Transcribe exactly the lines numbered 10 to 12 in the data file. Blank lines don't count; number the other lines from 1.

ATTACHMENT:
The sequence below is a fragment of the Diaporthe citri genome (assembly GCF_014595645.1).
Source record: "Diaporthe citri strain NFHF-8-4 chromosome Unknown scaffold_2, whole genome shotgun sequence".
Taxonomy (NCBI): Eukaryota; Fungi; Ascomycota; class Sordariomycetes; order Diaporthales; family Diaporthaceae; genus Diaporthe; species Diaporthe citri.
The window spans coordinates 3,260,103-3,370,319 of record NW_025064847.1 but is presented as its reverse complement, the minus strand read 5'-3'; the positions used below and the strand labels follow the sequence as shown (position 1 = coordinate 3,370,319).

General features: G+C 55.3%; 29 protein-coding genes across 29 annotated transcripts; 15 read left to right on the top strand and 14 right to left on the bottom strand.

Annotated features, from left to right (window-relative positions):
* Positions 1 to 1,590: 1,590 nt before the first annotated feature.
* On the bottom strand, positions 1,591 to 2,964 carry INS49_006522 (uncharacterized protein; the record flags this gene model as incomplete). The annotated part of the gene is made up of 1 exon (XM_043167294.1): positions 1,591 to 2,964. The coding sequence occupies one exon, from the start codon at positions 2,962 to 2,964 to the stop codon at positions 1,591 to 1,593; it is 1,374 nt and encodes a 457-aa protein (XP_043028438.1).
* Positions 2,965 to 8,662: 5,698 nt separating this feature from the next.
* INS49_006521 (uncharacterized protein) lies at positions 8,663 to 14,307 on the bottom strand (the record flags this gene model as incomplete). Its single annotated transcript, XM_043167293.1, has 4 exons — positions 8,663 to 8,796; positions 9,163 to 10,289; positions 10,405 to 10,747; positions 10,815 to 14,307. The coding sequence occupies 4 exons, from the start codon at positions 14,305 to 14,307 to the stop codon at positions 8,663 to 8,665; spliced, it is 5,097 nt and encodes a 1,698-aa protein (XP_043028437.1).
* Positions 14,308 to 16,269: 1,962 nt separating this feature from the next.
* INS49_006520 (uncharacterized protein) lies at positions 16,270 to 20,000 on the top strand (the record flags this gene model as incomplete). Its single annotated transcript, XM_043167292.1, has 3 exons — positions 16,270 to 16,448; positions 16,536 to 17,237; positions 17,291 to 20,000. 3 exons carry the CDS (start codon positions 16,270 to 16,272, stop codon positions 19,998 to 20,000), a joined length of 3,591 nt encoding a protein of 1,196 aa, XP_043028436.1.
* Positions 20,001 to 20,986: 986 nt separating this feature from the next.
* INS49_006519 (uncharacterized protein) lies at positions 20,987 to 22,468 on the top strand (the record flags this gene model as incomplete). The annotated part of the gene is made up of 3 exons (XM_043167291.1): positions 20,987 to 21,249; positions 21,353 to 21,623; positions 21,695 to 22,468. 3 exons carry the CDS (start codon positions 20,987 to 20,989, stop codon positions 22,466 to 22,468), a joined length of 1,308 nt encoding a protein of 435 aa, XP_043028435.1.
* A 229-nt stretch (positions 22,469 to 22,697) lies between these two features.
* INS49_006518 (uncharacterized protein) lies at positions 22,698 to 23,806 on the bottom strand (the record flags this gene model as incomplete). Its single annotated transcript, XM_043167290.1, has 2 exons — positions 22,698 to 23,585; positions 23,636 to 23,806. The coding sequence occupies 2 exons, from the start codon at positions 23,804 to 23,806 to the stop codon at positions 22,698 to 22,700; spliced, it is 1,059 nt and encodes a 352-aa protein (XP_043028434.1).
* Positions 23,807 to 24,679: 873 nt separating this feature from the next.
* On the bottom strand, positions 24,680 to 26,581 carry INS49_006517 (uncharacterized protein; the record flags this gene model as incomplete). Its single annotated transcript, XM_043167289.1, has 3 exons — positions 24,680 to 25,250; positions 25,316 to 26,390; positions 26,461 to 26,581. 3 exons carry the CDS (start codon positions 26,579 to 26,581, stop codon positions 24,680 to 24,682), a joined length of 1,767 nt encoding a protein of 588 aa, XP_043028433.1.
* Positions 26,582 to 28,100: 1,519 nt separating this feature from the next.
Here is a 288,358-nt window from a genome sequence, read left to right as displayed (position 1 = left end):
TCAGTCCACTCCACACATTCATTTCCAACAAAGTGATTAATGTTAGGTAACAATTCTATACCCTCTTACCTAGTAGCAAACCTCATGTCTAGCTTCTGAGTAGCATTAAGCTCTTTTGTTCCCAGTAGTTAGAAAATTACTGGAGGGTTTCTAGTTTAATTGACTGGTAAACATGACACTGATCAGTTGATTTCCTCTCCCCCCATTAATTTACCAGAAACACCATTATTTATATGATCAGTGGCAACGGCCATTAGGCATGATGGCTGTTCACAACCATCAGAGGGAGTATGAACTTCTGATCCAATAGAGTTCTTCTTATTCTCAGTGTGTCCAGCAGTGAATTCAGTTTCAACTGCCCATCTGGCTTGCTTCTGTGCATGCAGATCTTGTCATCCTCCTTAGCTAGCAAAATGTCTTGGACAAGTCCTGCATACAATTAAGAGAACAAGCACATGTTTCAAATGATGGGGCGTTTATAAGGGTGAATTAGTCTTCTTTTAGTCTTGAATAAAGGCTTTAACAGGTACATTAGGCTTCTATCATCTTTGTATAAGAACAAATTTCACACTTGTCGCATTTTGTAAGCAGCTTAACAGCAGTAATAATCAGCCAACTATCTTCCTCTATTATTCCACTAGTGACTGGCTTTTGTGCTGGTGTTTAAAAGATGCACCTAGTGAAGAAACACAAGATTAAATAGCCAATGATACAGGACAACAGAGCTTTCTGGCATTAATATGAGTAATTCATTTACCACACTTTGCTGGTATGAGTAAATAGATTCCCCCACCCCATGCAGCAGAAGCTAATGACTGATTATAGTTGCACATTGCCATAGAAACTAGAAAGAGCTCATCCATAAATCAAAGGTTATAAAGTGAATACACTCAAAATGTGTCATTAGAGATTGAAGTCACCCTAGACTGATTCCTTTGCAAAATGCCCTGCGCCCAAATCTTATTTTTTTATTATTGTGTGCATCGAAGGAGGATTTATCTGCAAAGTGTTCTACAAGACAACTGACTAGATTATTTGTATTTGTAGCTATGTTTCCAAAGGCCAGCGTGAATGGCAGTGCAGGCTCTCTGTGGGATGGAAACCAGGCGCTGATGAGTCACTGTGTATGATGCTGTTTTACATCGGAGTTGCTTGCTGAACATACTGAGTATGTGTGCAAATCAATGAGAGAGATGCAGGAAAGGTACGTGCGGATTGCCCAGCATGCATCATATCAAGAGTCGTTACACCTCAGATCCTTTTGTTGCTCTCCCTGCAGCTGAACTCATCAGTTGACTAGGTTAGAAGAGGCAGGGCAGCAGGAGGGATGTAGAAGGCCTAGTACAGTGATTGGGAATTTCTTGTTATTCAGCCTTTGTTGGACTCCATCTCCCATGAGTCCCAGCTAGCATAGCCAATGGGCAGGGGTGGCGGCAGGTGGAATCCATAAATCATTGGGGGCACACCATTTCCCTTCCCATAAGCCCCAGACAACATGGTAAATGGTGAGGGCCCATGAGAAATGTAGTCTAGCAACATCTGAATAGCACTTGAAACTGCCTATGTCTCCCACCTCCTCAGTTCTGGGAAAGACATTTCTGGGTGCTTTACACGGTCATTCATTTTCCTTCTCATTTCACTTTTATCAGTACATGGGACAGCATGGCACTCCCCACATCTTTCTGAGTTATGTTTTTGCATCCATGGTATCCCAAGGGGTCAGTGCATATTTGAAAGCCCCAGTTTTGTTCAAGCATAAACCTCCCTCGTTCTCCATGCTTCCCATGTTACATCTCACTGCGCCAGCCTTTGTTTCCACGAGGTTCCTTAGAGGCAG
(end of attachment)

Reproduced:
* INS49_006521 (uncharacterized protein) lies at positions 8,663 to 14,307 on the bottom strand (the record flags this gene model as incomplete). Its single annotated transcript, XM_043167293.1, has 4 exons — positions 8,663 to 8,796; positions 9,163 to 10,289; positions 10,405 to 10,747; positions 10,815 to 14,307. The coding sequence occupies 4 exons, from the start codon at positions 14,305 to 14,307 to the stop codon at positions 8,663 to 8,665; spliced, it is 5,097 nt and encodes a 1,698-aa protein (XP_043028437.1).
* Positions 14,308 to 16,269: 1,962 nt separating this feature from the next.
* INS49_006520 (uncharacterized protein) lies at positions 16,270 to 20,000 on the top strand (the record flags this gene model as incomplete). Its single annotated transcript, XM_043167292.1, has 3 exons — positions 16,270 to 16,448; positions 16,536 to 17,237; positions 17,291 to 20,000. 3 exons carry the CDS (start codon positions 16,270 to 16,272, stop codon positions 19,998 to 20,000), a joined length of 3,591 nt encoding a protein of 1,196 aa, XP_043028436.1.